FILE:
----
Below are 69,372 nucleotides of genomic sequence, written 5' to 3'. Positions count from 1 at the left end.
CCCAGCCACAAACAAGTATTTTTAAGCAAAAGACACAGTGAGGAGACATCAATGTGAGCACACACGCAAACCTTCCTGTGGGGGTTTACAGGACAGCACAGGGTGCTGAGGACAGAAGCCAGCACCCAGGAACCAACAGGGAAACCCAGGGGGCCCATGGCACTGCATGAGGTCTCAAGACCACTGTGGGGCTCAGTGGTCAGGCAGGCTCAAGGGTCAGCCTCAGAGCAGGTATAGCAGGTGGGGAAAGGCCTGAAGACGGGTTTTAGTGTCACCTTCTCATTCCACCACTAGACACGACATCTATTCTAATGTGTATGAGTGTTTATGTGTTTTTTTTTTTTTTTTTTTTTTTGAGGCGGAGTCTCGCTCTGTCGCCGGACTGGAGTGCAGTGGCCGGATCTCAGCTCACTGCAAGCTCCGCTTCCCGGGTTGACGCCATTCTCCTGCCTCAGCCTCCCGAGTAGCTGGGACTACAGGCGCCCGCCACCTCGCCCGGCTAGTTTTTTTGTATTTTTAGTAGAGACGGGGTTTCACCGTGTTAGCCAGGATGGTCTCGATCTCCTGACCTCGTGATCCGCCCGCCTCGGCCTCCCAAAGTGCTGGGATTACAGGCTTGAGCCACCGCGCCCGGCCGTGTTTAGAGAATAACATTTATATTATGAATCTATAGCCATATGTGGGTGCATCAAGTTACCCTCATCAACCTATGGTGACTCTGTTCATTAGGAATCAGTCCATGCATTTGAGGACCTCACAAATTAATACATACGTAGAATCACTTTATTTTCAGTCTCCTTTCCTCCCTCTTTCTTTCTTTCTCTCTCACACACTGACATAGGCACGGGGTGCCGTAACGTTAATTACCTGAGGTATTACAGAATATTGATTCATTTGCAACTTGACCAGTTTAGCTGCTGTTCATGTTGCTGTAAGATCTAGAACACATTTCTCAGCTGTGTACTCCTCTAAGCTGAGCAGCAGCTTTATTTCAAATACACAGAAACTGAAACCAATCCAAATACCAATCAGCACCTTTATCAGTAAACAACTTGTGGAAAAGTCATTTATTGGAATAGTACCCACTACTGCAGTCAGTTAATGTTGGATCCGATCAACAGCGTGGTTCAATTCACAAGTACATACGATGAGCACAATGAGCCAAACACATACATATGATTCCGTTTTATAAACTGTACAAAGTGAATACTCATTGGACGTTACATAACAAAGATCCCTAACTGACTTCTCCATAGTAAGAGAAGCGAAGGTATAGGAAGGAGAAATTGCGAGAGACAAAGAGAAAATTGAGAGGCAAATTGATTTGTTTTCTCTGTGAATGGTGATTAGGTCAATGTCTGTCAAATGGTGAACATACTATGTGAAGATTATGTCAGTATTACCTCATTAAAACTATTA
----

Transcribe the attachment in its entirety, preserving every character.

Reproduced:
Below are 69,372 nucleotides of genomic sequence, written 5' to 3'. Positions count from 1 at the left end.
CCCAGCCACAAACAAGTATTTTTAAGCAAAAGACACAGTGAGGAGACATCAATGTGAGCACACACGCAAACCTTCCTGTGGGGGTTTACAGGACAGCACAGGGTGCTGAGGACAGAAGCCAGCACCCAGGAACCAACAGGGAAACCCAGGGGGCCCATGGCACTGCATGAGGTCTCAAGACCACTGTGGGGCTCAGTGGTCAGGCAGGCTCAAGGGTCAGCCTCAGAGCAGGTATAGCAGGTGGGGAAAGGCCTGAAGACGGGTTTTAGTGTCACCTTCTCATTCCACCACTAGACACGACATCTATTCTAATGTGTATGAGTGTTTATGTGTTTTTTTTTTTTTTTTTTTTTTTGAGGCGGAGTCTCGCTCTGTCGCCGGACTGGAGTGCAGTGGCCGGATCTCAGCTCACTGCAAGCTCCGCTTCCCGGGTTGACGCCATTCTCCTGCCTCAGCCTCCCGAGTAGCTGGGACTACAGGCGCCCGCCACCTCGCCCGGCTAGTTTTTTTGTATTTTTAGTAGAGACGGGGTTTCACCGTGTTAGCCAGGATGGTCTCGATCTCCTGACCTCGTGATCCGCCCGCCTCGGCCTCCCAAAGTGCTGGGATTACAGGCTTGAGCCACCGCGCCCGGCCGTGTTTAGAGAATAACATTTATATTATGAATCTATAGCCATATGTGGGTGCATCAAGTTACCCTCATCAACCTATGGTGACTCTGTTCATTAGGAATCAGTCCATGCATTTGAGGACCTCACAAATTAATACATACGTAGAATCACTTTATTTTCAGTCTCCTTTCCTCCCTCTTTCTTTCTTTCTCTCTCACACACTGACATAGGCACGGGGTGCCGTAACGTTAATTACCTGAGGTATTACAGAATATTGATTCATTTGCAACTTGACCAGTTTAGCTGCTGTTCATGTTGCTGTAAGATCTAGAACACATTTCTCAGCTGTGTACTCCTCTAAGCTGAGCAGCAGCTTTATTTCAAATACACAGAAACTGAAACCAATCCAAATACCAATCAGCACCTTTATCAGTAAACAACTTGTGGAAAAGTCATTTATTGGAATAGTACCCACTACTGCAGTCAGTTAATGTTGGATCCGATCAACAGCGTGGTTCAATTCACAAGTACATACGATGAGCACAATGAGCCAAACACATACATATGATTCCGTTTTATAAACTGTACAAAGTGAATACTCATTGGACGTTACATAACAAAGATCCCTAACTGACTTCTCCATAGTAAGAGAAGCGAAGGTATAGGAAGGAGAAATTGCGAGAGACAAAGAGAAAATTGAGAGGCAAATTGATTTGTTTTCTCTGTGAATGGTGATTAGGTCAATGTCTGTCAAATGGTGAACATACTATGTGAAGATTATGTCAGTATTACCTCATTAAAACTATTA